Arab MK defends street in honor of 'symbol' Arafat

Joint List chairman Ayman Odeh defends naming a street after former PA chairman.

Elad Benari ,

Ayman Odeh
Ayman Odeh
Yonatan Sindel/Flash 90

MK Ayman Odeh, head of the Joint List party, on Monday defended naming a street in northern Israel after former Palestinian Authority chairman Yasser Arafat, after Prime Minister Binyamin Netanyahu vowed to remove it.

The Arab Israeli town of Jatt inaugurated Yasser Arafat Street in honor of Arafat, who was responsible for the deaths of many Israelis in terrorist attacks but who is viewed by many Palestinian Arabs as a hero.

On Saturday night, Netanyahu said he would not allow a street to be named after Arafat. On Sunday, Interior Minister Aryeh Deri (Shas) sent a letter to the Jatt Regional Council ordering them to remove the sign naming the street after Arafat within 48 hours.

Wounded IDF combat soldier Liran Baruch last week discovered the street after Waze showed it on a map of the region.

Odeh on Monday claimed Arafat was a "symbol".

"He is a leader of the national liberation movement and he chose peace and negotiations and he won the Nobel Peace Prize," Odeh told journalists, according to AFP.

"It is completely your right to say 'I am completely against this man'," he added, but said streets in Jewish neighborhoods had sometimes been named after far-right politicians and even assailants.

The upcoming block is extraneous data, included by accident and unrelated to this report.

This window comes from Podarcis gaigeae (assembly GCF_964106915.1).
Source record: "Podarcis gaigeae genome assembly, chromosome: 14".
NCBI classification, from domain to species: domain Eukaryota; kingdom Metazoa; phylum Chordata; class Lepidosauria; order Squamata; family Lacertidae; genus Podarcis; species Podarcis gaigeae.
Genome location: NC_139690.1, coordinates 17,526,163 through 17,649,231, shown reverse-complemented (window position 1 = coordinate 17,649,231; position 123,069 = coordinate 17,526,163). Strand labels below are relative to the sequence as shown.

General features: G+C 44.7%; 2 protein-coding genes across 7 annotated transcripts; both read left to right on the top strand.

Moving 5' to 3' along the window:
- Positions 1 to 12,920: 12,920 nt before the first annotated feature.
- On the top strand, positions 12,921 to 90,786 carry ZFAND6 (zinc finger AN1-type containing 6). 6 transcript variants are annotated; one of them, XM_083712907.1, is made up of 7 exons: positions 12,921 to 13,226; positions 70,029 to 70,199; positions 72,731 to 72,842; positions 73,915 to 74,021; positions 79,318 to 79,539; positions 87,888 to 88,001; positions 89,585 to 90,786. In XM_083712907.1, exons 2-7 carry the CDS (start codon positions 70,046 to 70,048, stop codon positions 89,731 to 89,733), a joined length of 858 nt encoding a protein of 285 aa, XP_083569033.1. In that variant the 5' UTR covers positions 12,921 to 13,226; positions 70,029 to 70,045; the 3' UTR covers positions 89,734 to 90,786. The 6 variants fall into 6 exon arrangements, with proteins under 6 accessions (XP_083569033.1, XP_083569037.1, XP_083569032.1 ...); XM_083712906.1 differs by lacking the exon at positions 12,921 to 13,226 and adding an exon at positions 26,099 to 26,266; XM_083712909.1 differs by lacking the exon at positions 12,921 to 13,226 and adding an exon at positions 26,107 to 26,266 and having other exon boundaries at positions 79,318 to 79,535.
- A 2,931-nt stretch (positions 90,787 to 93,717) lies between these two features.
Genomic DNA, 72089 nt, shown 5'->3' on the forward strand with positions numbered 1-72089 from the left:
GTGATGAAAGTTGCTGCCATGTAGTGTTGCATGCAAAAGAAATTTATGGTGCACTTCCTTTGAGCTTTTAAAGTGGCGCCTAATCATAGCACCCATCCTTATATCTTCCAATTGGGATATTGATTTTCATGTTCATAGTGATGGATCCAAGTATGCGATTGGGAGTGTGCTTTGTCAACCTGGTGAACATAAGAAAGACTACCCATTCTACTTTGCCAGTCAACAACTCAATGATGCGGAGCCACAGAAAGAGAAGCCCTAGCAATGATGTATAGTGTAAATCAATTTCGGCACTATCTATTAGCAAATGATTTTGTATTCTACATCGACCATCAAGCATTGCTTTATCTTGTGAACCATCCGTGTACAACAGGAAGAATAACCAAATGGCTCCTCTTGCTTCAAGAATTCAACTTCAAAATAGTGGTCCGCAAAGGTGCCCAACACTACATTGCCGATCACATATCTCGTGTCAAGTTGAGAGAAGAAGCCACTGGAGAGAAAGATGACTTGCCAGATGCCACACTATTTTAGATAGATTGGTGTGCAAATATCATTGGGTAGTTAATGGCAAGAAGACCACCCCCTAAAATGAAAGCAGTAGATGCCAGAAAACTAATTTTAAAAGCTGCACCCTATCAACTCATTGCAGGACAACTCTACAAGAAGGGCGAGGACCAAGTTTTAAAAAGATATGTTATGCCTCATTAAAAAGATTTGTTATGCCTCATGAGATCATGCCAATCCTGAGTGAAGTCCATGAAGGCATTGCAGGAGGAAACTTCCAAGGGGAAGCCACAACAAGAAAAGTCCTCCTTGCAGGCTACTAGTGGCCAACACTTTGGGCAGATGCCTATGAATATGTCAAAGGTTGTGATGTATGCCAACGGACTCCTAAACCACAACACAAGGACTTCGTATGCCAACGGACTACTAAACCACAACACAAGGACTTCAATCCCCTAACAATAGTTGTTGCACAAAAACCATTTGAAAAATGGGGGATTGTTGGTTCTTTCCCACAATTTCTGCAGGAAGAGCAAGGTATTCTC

"I cannot accept this is OK but calling a street after Yasser Arafat is not OK," said Odeh.

Odeh has in the past eulogized Arafat and slammed the existence of the State of Israel in whose parliament he serves, calling it the “occupation of the lands of 1948.”

He also rejected the label “Israeli Arab,” claiming that Jews had invented the term in an effort to erase “Palestinian Arab” identity.

In October, he announced he would not attend the funeral of former President Shimon Peres, but then chose to visit archterrorist Marwan Barghouti in prison

Last April, speaking at the Palestine House in Toronto, Odeh praised Barghouti as “a great fighter and a model of endurance and patience. Despite long years of captivity, he is lofty and has optimism, a capability of conducting analysis, and a clear political vision which liberals lack.”.